When was California State University, Fresno, granted national sovereignty? They seem to be walking that walk and talking the talk as the saga of Campus Pointe plays out. The apparent disdain for public involvement in the planning process and a rejection of state regulations regarding competitive bidding are of particular concern.
At least a portion of their funding comes from public tax dollars. That also means that the campus is legally public, not private property, and we should at least have the opportunity to vote on its potential urbanization. We might also argue that any income derived from that property should go to the state treasury, rather than some dark hole where its ultimate use might be in question.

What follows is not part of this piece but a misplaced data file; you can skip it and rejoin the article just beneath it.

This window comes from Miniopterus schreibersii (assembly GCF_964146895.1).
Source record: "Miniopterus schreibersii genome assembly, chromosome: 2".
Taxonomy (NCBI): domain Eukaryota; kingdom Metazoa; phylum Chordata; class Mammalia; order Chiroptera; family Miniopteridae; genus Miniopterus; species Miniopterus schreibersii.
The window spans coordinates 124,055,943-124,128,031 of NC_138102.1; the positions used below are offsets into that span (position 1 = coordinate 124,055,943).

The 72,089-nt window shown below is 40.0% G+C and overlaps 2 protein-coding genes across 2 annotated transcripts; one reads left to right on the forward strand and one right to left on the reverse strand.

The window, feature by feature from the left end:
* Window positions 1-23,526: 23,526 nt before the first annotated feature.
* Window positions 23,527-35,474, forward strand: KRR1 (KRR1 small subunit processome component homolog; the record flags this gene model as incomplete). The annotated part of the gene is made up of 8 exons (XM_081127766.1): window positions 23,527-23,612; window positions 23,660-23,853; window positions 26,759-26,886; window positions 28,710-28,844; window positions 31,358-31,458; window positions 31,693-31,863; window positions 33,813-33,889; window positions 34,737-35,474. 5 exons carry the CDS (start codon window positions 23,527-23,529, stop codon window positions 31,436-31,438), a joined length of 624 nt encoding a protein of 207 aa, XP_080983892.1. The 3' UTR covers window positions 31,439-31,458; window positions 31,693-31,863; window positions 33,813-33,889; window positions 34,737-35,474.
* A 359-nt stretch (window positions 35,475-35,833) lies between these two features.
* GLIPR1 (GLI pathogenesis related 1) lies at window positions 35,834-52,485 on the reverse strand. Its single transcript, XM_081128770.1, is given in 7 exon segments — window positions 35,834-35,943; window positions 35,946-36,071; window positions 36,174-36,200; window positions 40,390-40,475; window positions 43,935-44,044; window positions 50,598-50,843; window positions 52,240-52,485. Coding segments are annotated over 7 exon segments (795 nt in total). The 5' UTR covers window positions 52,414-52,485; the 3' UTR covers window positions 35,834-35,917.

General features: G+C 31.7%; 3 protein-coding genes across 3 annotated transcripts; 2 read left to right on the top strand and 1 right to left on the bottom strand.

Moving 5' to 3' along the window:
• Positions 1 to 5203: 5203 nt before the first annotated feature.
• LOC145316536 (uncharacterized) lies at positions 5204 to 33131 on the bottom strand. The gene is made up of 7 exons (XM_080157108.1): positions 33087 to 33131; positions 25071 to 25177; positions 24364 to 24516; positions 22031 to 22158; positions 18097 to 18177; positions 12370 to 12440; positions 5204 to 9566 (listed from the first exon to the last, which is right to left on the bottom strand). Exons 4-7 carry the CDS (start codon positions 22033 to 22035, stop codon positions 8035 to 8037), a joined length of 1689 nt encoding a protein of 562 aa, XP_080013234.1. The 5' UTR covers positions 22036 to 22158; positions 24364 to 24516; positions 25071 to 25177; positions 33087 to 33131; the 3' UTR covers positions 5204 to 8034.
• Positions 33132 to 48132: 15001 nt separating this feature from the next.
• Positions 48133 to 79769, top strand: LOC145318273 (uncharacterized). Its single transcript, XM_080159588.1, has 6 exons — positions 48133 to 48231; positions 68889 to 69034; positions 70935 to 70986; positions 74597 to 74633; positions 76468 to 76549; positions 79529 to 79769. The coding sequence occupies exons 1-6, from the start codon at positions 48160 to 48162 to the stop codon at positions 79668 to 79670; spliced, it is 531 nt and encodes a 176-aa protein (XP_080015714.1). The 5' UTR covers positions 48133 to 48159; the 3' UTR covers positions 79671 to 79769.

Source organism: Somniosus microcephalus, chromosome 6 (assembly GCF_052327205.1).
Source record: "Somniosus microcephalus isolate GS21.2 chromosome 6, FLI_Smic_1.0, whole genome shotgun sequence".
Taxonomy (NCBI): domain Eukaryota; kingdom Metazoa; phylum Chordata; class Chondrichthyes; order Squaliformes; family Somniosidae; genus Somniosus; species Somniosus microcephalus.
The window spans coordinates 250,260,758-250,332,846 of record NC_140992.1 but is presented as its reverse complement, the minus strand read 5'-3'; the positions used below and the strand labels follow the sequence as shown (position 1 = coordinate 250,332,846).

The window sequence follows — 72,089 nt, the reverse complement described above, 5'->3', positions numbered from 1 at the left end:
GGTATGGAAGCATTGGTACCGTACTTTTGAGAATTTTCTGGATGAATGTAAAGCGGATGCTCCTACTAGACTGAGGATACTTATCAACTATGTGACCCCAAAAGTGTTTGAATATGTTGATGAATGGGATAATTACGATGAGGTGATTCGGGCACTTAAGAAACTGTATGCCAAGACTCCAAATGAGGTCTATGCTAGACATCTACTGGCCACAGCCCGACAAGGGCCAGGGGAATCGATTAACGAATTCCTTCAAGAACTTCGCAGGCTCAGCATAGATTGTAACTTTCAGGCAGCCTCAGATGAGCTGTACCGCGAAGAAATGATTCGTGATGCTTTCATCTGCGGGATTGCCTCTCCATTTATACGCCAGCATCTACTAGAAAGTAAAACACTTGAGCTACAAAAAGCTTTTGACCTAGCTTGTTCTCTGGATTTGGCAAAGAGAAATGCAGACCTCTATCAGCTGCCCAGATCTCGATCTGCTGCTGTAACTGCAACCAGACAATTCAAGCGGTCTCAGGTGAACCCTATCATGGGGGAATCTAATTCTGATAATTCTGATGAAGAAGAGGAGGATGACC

Public agencies and their employees should be held to a higher ethical standard than entities that are not responsible for upholding the public trust. While I am in no way suggesting any impropriety has taken place, the perception of a potential conflict of interest, both in the past and in the future, does exist. That should be enough to return Campus Pointe to the orchard it was intended to be. We should have learned something from Operation Rezone.
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